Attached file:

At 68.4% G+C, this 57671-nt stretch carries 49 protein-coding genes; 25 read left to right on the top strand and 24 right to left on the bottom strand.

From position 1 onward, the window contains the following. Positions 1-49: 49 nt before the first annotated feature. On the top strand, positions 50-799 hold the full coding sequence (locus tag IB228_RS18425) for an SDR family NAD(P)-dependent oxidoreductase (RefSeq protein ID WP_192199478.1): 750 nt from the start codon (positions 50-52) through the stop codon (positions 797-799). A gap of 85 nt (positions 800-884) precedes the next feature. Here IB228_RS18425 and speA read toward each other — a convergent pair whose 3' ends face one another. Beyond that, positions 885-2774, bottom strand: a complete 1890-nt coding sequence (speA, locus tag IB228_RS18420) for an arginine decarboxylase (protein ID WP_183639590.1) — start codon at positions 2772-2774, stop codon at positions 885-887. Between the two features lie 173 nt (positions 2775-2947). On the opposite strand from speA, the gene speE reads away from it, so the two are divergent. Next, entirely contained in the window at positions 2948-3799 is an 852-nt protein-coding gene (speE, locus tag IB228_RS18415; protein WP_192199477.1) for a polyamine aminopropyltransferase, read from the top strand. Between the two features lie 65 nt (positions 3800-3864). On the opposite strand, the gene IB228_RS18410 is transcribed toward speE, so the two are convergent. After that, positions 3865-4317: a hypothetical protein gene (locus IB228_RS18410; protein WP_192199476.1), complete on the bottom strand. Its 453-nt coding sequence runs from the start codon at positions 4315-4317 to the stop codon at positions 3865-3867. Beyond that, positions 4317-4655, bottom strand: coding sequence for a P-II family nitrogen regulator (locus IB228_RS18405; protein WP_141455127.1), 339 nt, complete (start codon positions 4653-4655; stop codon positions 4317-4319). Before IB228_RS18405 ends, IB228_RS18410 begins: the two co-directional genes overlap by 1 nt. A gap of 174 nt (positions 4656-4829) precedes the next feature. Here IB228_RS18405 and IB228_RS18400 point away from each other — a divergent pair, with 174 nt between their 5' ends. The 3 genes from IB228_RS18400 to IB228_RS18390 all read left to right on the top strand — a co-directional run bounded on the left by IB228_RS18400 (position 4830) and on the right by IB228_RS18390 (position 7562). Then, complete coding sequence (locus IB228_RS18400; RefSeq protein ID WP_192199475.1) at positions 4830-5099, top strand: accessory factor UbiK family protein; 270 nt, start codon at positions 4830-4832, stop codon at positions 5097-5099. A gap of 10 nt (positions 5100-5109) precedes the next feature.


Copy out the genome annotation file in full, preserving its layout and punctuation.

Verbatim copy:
At 68.4% G+C, this 57671-nt stretch carries 49 protein-coding genes; 25 read left to right on the top strand and 24 right to left on the bottom strand.

From position 1 onward, the window contains the following. Positions 1-49: 49 nt before the first annotated feature. On the top strand, positions 50-799 hold the full coding sequence (locus tag IB228_RS18425) for an SDR family NAD(P)-dependent oxidoreductase (RefSeq protein ID WP_192199478.1): 750 nt from the start codon (positions 50-52) through the stop codon (positions 797-799). A gap of 85 nt (positions 800-884) precedes the next feature. Here IB228_RS18425 and speA read toward each other — a convergent pair whose 3' ends face one another. Beyond that, positions 885-2774, bottom strand: a complete 1890-nt coding sequence (speA, locus tag IB228_RS18420) for an arginine decarboxylase (protein ID WP_183639590.1) — start codon at positions 2772-2774, stop codon at positions 885-887. Between the two features lie 173 nt (positions 2775-2947). On the opposite strand from speA, the gene speE reads away from it, so the two are divergent. Next, entirely contained in the window at positions 2948-3799 is an 852-nt protein-coding gene (speE, locus tag IB228_RS18415; protein WP_192199477.1) for a polyamine aminopropyltransferase, read from the top strand. Between the two features lie 65 nt (positions 3800-3864). On the opposite strand, the gene IB228_RS18410 is transcribed toward speE, so the two are convergent. After that, positions 3865-4317: a hypothetical protein gene (locus IB228_RS18410; protein WP_192199476.1), complete on the bottom strand. Its 453-nt coding sequence runs from the start codon at positions 4315-4317 to the stop codon at positions 3865-3867. Beyond that, positions 4317-4655, bottom strand: coding sequence for a P-II family nitrogen regulator (locus IB228_RS18405; protein WP_141455127.1), 339 nt, complete (start codon positions 4653-4655; stop codon positions 4317-4319). Before IB228_RS18405 ends, IB228_RS18410 begins: the two co-directional genes overlap by 1 nt. A gap of 174 nt (positions 4656-4829) precedes the next feature. Here IB228_RS18405 and IB228_RS18400 point away from each other — a divergent pair, with 174 nt between their 5' ends. The 3 genes from IB228_RS18400 to IB228_RS18390 all read left to right on the top strand — a co-directional run bounded on the left by IB228_RS18400 (position 4830) and on the right by IB228_RS18390 (position 7562). Then, complete coding sequence (locus IB228_RS18400; RefSeq protein ID WP_192199475.1) at positions 4830-5099, top strand: accessory factor UbiK family protein; 270 nt, start codon at positions 4830-4832, stop codon at positions 5097-5099. A gap of 10 nt (positions 5100-5109) precedes the next feature.